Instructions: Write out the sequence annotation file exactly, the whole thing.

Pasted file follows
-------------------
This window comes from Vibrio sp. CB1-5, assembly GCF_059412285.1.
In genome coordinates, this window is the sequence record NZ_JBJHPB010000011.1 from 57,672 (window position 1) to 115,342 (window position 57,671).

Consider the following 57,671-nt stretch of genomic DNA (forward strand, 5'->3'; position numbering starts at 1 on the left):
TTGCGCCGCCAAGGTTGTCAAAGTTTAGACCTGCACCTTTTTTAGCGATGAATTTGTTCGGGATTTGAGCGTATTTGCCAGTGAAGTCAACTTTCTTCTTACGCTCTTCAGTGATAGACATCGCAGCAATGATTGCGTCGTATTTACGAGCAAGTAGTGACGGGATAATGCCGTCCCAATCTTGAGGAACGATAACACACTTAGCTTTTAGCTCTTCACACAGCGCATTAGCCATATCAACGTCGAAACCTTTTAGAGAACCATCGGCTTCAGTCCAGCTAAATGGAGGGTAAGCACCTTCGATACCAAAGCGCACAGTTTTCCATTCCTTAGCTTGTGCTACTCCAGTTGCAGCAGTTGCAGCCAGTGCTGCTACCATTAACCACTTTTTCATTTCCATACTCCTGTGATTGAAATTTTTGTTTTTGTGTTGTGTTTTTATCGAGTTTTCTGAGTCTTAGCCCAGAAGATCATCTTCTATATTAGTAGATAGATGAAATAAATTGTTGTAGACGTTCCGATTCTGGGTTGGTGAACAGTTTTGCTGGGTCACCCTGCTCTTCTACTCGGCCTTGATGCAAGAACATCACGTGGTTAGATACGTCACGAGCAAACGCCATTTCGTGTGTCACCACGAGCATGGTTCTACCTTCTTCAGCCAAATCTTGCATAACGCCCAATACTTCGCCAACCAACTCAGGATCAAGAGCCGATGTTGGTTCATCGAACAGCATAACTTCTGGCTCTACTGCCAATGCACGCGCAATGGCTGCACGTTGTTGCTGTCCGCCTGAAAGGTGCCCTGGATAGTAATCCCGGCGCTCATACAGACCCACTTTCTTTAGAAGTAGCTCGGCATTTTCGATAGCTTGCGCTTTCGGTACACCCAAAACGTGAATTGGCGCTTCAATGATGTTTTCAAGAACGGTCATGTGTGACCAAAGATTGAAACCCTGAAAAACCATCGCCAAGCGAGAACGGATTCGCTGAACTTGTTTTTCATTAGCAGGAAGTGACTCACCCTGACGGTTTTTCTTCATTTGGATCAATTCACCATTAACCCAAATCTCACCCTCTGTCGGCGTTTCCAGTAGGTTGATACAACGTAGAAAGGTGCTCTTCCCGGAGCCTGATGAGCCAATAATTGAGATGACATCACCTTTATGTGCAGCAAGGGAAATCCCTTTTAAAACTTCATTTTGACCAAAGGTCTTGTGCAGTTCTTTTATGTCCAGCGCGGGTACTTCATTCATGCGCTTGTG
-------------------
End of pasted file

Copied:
This window comes from Vibrio sp. CB1-5, assembly GCF_059412285.1.
In genome coordinates, this window is the sequence record NZ_JBJHPB010000011.1 from 57,672 (window position 1) to 115,342 (window position 57,671).

Consider the following 57,671-nt stretch of genomic DNA (forward strand, 5'->3'; position numbering starts at 1 on the left):
TTGCGCCGCCAAGGTTGTCAAAGTTTAGACCTGCACCTTTTTTAGCGATGAATTTGTTCGGGATTTGAGCGTATTTGCCAGTGAAGTCAACTTTCTTCTTACGCTCTTCAGTGATAGACATCGCAGCAATGATTGCGTCGTATTTACGAGCAAGTAGTGACGGGATAATGCCGTCCCAATCTTGAGGAACGATAACACACTTAGCTTTTAGCTCTTCACACAGCGCATTAGCCATATCAACGTCGAAACCTTTTAGAGAACCATCGGCTTCAGTCCAGCTAAATGGAGGGTAAGCACCTTCGATACCAAAGCGCACAGTTTTCCATTCCTTAGCTTGTGCTACTCCAGTTGCAGCAGTTGCAGCCAGTGCTGCTACCATTAACCACTTTTTCATTTCCATACTCCTGTGATTGAAATTTTTGTTTTTGTGTTGTGTTTTTATCGAGTTTTCTGAGTCTTAGCCCAGAAGATCATCTTCTATATTAGTAGATAGATGAAATAAATTGTTGTAGACGTTCCGATTCTGGGTTGGTGAACAGTTTTGCTGGGTCACCCTGCTCTTCTACTCGGCCTTGATGCAAGAACATCACGTGGTTAGATACGTCACGAGCAAACGCCATTTCGTGTGTCACCACGAGCATGGTTCTACCTTCTTCAGCCAAATCTTGCATAACGCCCAATACTTCGCCAACCAACTCAGGATCAAGAGCCGATGTTGGTTCATCGAACAGCATAACTTCTGGCTCTACTGCCAATGCACGCGCAATGGCTGCACGTTGTTGCTGTCCGCCTGAAAGGTGCCCTGGATAGTAATCCCGGCGCTCATACAGACCCACTTTCTTTAGAAGTAGCTCGGCATTTTCGATAGCTTGCGCTTTCGGTACACCCAAAACGTGAATTGGCGCTTCAATGATGTTTTCAAGAACGGTCATGTGTGACCAAAGATTGAAACCCTGAAAAACCATCGCCAAGCGAGAACGGATTCGCTGAACTTGTTTTTCATTAGCAGGAAGTGACTCACCCTGACGGTTTTTCTTCATTTGGATCAATTCACCATTAACCCAAATCTCACCCTCTGTCGGCGTTTCCAGTAGGTTGATACAACGTAGAAAGGTGCTCTTCCCGGAGCCTGATGAGCCAATAATTGAGATGACATCACCTTTATGTGCAGCAAGGGAAATCCCTTTTAAAACTTCATTTTGACCAAAGGTCTTGTGCAGTTCTTTTATGTCCAGCGCGGGTACTTCATTCATGCGCTTGTG